Following a request from the European Commission, the EFSA Panel on Additives and Products or Substances used in Animal Feed (FEEDAP) was asked to deliver a scientific opinion on the safety and efficacy of RONOZYME® NP (6-phytase) as a feed additive for pigs for fattening. The opinion should consider the modification of the terms of the authorisation proposed by the applicant.
RONOZYME® NP is authorised in the European Union as a feed additive for poultry, weaned piglets, pigs for fattening and sows. The authorisation of RONOZYME® NP for use in pigs for fattening is at a minimum dose of 1,500 FYT/kg feed (recommended range 1,500–3,000 FYT/kg feed). The applicant requested to modify the terms of the authorisation for this species/category of animals, by lowering the minimum recommended dose from 1,500 to 1,000 FYT/kg feed.
Safety aspects regarding the use of this additive in feed including the safety of the genetic modification of the production strain, the safety for the consumers, for the users and for the environment have been previously established. The Panel concluded that there are no concerns for consumer safety and no risks for the environment are expected. Considering the safety for the user, the solid forms of the additive are regarded as dermal and eye irritants and all forms are assumed to be respiratory sensitisers. The reduction in the dose proposed would not change the previous conclusions regarding the safety for the consumer, user and environment.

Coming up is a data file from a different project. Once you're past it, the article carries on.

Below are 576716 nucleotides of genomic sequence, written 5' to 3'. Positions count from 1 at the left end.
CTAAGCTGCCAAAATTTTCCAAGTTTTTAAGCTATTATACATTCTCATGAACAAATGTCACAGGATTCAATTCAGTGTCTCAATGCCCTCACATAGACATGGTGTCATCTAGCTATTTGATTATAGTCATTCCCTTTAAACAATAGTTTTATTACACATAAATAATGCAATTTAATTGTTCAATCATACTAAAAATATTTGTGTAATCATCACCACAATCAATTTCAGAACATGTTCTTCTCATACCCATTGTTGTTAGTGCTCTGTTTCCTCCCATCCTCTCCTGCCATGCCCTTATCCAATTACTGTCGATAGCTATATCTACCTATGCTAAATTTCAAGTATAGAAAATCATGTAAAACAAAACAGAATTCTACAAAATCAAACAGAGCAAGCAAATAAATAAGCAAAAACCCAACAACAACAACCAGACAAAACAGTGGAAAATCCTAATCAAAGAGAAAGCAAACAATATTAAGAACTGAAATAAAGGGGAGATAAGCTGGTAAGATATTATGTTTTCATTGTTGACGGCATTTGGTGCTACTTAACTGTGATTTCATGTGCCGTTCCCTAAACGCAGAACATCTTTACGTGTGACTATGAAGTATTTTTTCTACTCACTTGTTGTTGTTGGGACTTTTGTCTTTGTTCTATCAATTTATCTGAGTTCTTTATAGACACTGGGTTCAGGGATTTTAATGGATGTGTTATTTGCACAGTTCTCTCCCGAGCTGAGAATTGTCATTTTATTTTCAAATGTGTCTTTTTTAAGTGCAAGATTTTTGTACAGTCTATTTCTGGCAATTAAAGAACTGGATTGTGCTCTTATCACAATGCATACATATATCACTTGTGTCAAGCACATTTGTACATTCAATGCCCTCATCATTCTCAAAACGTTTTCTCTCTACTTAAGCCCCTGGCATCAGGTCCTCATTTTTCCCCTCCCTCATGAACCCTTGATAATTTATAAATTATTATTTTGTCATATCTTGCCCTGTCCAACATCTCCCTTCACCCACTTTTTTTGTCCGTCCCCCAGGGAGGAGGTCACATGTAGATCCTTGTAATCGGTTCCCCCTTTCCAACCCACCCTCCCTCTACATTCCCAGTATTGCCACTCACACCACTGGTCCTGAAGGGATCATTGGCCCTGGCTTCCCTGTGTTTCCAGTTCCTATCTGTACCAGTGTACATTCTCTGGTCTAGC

In a previous opinion, the FEEDAP Panel evaluated also a tolerance trial carried out with weaned piglets. Considering the results of that trial and the well-established mode of action of phytases, the FEEDAP Panel concluded that RONOZYME® NP is safe for pigs for fattening at the dose of 3,000 FYT/kg feed. The proposed reduction in the minimum recommended dose would not affect that conclusion.
Three trials carried out with growing pigs were submitted in order to support the efficacy at the dose of 1,000 FYT/kg. In all the trials, faecal apparent digestibility of phosphorus was measured and retention was measured only in one trial. The demonstration of efficacy for a phytase requires three studies showing positive and significant effects on the retention of phosphorus. In the trials submitted, the phosphorus retention was studied only in one trial. The FEEDAP Panel considers that phosphorus retention is the key end-point for the efficacy assessment of phytases. In the absence of this parameter in two of the three efficacy studies assessed, the FEEDAP Panel cannot conclude on the efficacy of the product at the newly proposed minimum recommended dose.